linguistics and lexicography Love English small talk

You’re the one for me, phatic

© PhotoDisc / Getty Images / Lisa Zador What is language for? A common answer is that it allows us to communicate ideas, but this is only part of the story. In her book A Woman Speaks, French author Anaïs Nin says we forget that language uses ‘a million transmissions far more subtle than explicit direct statements’. This poetic description includes what in sociolinguistics is called phatic communion or speech.

Phatic speech, according to Macmillan Dictionary, is used ‘for social reasons, for example in order to be friendly, rather than in order to give information’. A familiar example (and subset) is small talk, where people exchange greetings, good wishes, congratulations, and trivialities about the weather, recent sporting events, the state of the world, and so on.

Everyday greetings, such as How’s it going? and How are you doing?, are more about presenting a friendly attitude to someone than extracting answers from them, just as the replies – Fine, thanks, etc. – are usually stereotyped and automatic rather than necessarily being accurate indications of a person’s state. Though disliked by some people, small talk is a valuable social signalling system, as is phatic communion more generally. If we casually greet a stranger and they pointedly snub us, we become wary.

The phrase phatic communion was coined almost a century ago by the anthropologist Bronisław Malinowski. He described it as ‘a type of speech in which ties of union are created by a mere exchange of words’, or more pithily as ‘speech communication used to establish social relationships’. The term was adopted by linguists, who often drop the communion part. Etymologically it derives from Greek phatos, meaning ‘spoken’, from phanai ‘to speak’ – the same root we see in aphasia, a medical disorder that impairs linguistic expression and comprehension.

The country I’m from, Ireland, loves its phatic communion. We talk about the weather a lot, for example – and we get a lot of weather to talk about. Even the rain alone can be what Heinrich Böll in his Irish Journal called ‘absolute, magnificent, and frightening’, and then there is a subtle series all the way down to ‘soft day’ and ‘only spitting’. The sky here is a source of endless, directionless phatic commentary.

Anthony Burgess, in a newly discovered introduction to James Joyce’s Dubliners, refers explicitly to phatic speech and its social importance. He claims that Irish urban speech is ‘probably the most phatic of the English-speaking world’. That would be difficult to prove or disprove, but it would not surprise me. You might disagree, but we’ll not fight over it – ’tis too nice a day for that.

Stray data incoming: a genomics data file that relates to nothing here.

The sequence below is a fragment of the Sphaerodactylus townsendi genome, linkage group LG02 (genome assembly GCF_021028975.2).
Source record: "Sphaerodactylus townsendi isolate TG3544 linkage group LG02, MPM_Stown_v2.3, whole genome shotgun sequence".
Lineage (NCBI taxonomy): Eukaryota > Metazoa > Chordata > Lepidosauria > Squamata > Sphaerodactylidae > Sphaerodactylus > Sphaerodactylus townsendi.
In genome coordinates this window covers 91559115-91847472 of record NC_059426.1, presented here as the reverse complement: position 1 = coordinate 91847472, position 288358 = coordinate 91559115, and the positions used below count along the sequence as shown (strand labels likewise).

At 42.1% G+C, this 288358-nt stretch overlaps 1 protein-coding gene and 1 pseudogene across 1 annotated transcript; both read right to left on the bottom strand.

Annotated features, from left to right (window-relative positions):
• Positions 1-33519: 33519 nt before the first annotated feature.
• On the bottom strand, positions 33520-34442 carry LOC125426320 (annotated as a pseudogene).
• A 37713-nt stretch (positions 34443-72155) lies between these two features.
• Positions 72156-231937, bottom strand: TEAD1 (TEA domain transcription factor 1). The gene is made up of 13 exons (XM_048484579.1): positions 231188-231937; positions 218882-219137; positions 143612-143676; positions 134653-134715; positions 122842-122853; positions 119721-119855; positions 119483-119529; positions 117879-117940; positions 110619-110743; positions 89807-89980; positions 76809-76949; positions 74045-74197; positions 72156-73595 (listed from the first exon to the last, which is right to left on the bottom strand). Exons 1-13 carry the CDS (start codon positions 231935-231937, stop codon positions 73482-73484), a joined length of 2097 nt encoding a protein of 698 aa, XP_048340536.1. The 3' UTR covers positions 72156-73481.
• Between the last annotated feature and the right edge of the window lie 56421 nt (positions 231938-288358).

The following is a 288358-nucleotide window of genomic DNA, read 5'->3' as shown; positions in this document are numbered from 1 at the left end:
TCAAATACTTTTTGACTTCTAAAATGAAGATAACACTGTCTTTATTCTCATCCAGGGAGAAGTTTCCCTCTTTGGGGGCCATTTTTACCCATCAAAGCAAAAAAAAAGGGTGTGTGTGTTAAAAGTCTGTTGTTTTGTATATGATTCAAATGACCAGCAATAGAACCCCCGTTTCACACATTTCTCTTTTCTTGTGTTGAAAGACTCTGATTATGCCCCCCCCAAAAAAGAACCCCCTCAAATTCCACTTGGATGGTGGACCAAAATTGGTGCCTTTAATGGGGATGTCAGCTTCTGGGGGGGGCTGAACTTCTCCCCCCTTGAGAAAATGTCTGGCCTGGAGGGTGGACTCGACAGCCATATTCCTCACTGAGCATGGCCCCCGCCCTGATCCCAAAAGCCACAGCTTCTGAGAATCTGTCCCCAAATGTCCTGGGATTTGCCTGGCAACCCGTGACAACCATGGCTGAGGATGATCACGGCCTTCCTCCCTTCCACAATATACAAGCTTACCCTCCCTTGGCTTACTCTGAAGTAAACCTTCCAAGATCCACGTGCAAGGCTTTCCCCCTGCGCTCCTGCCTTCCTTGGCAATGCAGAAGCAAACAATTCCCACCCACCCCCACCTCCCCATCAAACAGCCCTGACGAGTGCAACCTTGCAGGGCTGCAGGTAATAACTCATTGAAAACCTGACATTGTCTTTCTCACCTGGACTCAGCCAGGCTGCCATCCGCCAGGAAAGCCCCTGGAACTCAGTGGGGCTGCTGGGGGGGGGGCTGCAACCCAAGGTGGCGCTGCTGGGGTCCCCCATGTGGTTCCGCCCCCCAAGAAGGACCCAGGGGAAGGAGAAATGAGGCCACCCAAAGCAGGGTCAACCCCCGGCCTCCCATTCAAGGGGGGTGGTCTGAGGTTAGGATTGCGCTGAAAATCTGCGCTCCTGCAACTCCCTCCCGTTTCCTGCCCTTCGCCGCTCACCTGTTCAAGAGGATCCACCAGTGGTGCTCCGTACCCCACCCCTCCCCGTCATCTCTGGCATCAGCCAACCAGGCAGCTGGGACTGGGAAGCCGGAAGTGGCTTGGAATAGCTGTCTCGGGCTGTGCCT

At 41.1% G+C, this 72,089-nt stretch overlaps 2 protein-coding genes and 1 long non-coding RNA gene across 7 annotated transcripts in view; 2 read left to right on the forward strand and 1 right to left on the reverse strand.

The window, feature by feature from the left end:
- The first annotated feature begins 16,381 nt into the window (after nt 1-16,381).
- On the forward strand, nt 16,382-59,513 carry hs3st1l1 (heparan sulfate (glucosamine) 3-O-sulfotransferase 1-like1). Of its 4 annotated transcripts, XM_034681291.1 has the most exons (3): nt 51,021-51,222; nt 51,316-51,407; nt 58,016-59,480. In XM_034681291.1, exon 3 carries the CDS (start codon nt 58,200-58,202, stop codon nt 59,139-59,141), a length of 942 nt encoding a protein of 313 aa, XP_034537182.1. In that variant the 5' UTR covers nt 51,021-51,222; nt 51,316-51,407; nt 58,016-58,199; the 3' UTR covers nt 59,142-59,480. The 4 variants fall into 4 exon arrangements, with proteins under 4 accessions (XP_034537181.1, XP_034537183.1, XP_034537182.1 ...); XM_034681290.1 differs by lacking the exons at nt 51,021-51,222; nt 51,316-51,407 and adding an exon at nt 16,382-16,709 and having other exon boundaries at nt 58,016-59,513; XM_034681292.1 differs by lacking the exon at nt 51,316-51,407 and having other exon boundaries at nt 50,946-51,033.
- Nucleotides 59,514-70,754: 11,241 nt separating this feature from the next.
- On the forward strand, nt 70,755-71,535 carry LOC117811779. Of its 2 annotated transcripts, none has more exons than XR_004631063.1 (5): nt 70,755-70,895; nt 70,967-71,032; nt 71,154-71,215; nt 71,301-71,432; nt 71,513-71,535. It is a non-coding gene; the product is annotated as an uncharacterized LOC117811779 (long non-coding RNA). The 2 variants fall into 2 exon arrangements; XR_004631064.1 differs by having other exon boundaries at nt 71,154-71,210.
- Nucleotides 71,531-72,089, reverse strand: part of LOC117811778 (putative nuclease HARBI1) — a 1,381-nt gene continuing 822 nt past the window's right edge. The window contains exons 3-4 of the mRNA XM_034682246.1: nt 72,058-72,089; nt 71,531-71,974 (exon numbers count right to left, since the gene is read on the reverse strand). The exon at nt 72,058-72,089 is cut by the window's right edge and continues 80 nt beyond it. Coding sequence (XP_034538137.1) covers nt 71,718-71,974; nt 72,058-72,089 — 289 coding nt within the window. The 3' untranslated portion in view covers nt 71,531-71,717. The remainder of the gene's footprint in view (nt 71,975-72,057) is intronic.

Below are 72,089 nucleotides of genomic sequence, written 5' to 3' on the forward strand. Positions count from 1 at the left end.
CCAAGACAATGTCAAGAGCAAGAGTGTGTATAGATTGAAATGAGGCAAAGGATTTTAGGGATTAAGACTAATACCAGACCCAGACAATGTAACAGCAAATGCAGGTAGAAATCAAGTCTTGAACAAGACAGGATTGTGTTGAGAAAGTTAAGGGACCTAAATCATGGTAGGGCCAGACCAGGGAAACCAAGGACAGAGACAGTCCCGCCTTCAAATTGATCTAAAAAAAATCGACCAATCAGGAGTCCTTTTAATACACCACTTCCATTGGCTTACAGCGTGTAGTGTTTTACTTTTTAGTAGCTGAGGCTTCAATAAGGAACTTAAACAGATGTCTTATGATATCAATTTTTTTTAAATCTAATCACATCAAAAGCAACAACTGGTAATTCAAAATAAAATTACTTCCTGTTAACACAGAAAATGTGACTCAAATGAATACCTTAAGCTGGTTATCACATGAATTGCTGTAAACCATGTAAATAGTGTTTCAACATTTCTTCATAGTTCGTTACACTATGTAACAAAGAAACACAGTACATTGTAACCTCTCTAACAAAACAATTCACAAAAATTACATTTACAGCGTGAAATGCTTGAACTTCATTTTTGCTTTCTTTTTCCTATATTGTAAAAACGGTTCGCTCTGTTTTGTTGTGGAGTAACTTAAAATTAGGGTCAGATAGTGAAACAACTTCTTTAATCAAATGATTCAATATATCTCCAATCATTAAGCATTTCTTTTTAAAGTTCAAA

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About the author


Stan Carey

Stan Carey is a freelance editor, proofreader and writer from the west of Ireland. Trained as a scientist and TEFL teacher, he writes about language, words, books and more on Sentence first, Macmillan Dictionary Blog and elsewhere. He tweets at @StanCarey.


  • Stan:

    Communion that’s phatic
    Is quite automatic;
    The question, “how are you?”
    Is never socratic

  • Burgess’s comment that “Irish urban speech is ‘probably the most phatic of the English-speaking world’” shows a misunderstanding of Malinowski’s unfortunately-constructed term. *All* spoken language is phatic (φάτικος); it’s the “communion” that is special.

    I remember arguing over the same error with a fellow graduate student who insisted on calling it “phatic communication”, under the doubly mistaken impression that
    1) the unfamiliar adjective carried the burden of the special meaning,
    and that
    2) the noun that looked so familiar at a quick glance didn’t need any closer inspection, as it was applicable to all speech (and indeed to all language: we were studying American Sign Language), and obviously served only the trivial but syntactically necessary role of providing a head for the adjective.

  • Thank you for the useful note, Mark. Given that phatic is often used in this sense without modifying communion, it may be said to have taken on some of that word’s implications. Presumably this is what Burgess and so many others have intended.

  • I enjoyed the Morrissey pun; a very ‘phatic singer’. Compare how his lyrics sound to how they read.

  • seajay: Yes, I’ve noticed that dissonance between tone and content in some of The Smiths’ songs. I’m glad you enjoyed the pun (and I hope there weren’t too many people nonplussed by the reference).

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